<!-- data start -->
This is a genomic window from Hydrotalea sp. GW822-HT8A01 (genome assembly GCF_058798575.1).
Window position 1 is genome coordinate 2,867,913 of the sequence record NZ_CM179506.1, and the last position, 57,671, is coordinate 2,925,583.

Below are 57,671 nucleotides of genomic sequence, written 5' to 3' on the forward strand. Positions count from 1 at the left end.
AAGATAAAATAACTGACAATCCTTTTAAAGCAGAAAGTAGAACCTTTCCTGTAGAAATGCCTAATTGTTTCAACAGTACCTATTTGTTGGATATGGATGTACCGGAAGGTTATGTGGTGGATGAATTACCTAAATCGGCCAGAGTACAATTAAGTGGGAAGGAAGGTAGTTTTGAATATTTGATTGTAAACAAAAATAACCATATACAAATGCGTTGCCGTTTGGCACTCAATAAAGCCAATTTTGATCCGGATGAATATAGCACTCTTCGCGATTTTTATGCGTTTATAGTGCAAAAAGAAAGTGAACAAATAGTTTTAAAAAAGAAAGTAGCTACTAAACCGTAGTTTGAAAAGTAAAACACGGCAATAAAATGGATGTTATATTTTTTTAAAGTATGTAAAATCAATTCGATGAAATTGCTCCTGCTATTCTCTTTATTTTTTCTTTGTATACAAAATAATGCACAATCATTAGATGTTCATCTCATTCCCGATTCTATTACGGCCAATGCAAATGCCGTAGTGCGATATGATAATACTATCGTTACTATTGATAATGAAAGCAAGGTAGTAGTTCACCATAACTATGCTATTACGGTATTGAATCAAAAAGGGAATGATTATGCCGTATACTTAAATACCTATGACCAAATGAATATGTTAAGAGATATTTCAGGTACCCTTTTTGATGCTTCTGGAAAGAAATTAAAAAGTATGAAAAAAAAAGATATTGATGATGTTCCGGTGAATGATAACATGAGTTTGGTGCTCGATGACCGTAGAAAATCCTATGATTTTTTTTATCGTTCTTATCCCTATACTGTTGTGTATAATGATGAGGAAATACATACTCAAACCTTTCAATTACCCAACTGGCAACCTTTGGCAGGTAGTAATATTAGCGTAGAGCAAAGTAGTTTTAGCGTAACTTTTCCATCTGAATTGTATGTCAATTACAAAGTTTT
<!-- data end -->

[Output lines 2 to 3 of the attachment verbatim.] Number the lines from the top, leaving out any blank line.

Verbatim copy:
Window position 1 is genome coordinate 2,867,913 of the sequence record NZ_CM179506.1, and the last position, 57,671, is coordinate 2,925,583.

Below are 57,671 nucleotides of genomic sequence, written 5' to 3' on the forward strand. Positions count from 1 at the left end.